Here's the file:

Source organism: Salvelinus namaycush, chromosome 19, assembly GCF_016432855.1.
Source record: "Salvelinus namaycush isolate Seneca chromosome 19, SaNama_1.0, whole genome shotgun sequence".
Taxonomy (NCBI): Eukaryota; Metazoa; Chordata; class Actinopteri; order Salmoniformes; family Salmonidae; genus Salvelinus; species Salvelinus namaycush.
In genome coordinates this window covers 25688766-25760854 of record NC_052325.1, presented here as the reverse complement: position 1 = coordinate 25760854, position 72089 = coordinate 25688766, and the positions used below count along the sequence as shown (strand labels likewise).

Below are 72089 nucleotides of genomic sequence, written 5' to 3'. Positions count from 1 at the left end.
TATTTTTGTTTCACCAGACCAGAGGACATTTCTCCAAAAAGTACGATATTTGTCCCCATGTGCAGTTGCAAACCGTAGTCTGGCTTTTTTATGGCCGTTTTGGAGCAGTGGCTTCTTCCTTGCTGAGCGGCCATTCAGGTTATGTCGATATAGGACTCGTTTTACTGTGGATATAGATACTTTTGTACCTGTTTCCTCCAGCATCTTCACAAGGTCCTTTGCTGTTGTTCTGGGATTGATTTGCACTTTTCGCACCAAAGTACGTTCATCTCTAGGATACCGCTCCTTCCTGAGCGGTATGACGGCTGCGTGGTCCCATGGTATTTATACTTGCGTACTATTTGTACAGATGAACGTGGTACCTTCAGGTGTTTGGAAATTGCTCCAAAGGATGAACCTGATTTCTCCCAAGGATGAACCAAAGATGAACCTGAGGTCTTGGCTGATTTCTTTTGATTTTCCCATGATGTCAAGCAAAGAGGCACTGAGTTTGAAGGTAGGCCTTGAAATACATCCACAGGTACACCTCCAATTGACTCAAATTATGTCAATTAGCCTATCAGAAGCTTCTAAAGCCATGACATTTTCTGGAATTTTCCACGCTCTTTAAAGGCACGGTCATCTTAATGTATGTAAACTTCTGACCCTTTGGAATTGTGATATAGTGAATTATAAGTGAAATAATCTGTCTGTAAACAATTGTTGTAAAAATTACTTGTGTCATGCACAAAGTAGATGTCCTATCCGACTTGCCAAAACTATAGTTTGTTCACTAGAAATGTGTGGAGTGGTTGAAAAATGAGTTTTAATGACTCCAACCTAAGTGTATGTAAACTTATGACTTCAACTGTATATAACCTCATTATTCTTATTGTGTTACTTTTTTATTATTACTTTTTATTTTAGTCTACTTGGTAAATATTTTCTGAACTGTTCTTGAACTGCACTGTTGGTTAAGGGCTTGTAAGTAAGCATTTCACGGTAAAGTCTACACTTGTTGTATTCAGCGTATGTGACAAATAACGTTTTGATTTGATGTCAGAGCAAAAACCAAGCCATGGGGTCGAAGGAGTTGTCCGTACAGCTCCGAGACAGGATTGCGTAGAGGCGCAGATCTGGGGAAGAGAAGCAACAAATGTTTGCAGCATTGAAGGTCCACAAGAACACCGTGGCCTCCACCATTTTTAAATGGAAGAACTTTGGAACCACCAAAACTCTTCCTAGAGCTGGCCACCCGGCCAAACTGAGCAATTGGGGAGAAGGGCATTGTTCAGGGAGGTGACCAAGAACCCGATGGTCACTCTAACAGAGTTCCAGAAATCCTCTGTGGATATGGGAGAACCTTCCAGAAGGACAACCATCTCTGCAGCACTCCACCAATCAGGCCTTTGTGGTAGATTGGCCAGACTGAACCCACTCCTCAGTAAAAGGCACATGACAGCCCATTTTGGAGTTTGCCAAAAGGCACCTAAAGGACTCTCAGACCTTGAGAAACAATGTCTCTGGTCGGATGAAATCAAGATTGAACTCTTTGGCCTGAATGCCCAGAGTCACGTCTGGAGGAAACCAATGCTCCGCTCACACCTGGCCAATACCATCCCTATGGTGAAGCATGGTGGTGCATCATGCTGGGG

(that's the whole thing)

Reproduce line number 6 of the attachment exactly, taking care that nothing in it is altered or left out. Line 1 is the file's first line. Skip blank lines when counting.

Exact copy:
TATTTTTGTTTCACCAGACCAGAGGACATTTCTCCAAAAAGTACGATATTTGTCCCCATGTGCAGTTGCAAACCGTAGTCTGGCTTTTTTATGGCCGTTTTGGAGCAGTGGCTTCTTCCTTGCTGAGCGGCCATTCAGGTTATGTCGATATAGGACTCGTTTTACTGTGGATATAGATACTTTTGTACCTGTTTCCTCCAGCATCTTCACAAGGTCCTTTGCTGTTGTTCTGGGATTGATTTGCACTTTTCGCACCAAAGTACGTTCATCTCTAGGATACCGCTCCTTCCTGAGCGGTATGACGGCTGCGTGGTCCCATGGTATTTATACTTGCGTACTATTTGTACAGATGAACGTGGTACCTTCAGGTGTTTGGAAATTGCTCCAAAGGATGAACCTGATTTCTCCCAAGGATGAACCAAAGATGAACCTGAGGTCTTGGCTGATTTCTTTTGATTTTCCCATGATGTCAAGCAAAGAGGCACTGAGTTTGAAGGTAGGCCTTGAAATACATCCACAGGTACACCTCCAATTGACTCAAATTATGTCAATTAGCCTATCAGAAGCTTCTAAAGCCATGACATTTTCTGGAATTTTCCACGCTCTTTAAAGGCACGGTCATCTTAATGTATGTAAACTTCTGACCCTTTGGAATTGTGATATAGTGAATTATAAGTGAAATAATCTGTCTGTAAACAATTGTTGTAAAAATTACTTGTGTCATGCACAAAGTAGATGTCCTATCCGACTTGCCAAAACTATAGTTTGTTCACTAGAAATGTGTGGAGTGGTTGAAAAATGAGTTTTAATGACTCCAACCTAAGTGTATGTAAACTTATGACTTCAACTGTATATAACCTCATTATTCTTATTGTGTTACTTTTTTATTATTACTTTTTATTTTAGTCTACTTGGTAAATATTTTCTGAACTGTTCTTGAACTGCACTGTTGGTTAAGGGCTTGTAAGTAAGCATTTCACGGTAAAGTCTACACTTGTTGTATTCAGCGTATGTGACAAATAACGTTTTGATTTGATGTCAGAGCAAAAACCAAGCCATGGGGTCGAAGGAGTTGTCCGTACAGCTCCGAGACAGGATTGCGTAGAGGCGCAGATCTGGGGAAGAGAAGCAACAAATGTTTGCAGCATTGAAGGTCCACAAGAACACCGTGGCCTCCACCATTTTTAAATGGAAGAACTTTGGAACCACCAAAACTCTTCCTAGAGCTGGCCACCCGGCCAAACTGAGCAATTGGGGAGAAGGGCATTGTTCAGGGAGGTGACCAAGAACCCGATGGTCACTCTAACAGAGTTCCAGAAATCCTCTGTGGATATGGGAGAACCTTCCAGAAGGACAACCATCTCTGCAGCACTCCACCAATCAGGCCTTTGTGGTAGATTGGCCAGACTGAACCCACTCCTCAGTAAAAGGCACATGACAGCCCATTTTGGAGTTTGCCAAAAGGCACCTAAAGGACTCTCAGACCTTGAGAAACAATGTCTCTGGTCGGATGAAATCAAGATTGAACTCTTTGGCCTGAATGCCCAGAGTCACGTCTGGAGGAAACCAATGCTCCGCTCACACCTGGCCAATACCATCCCTATGGTGAAGCATGGTGGTGCATCATGCTGGGG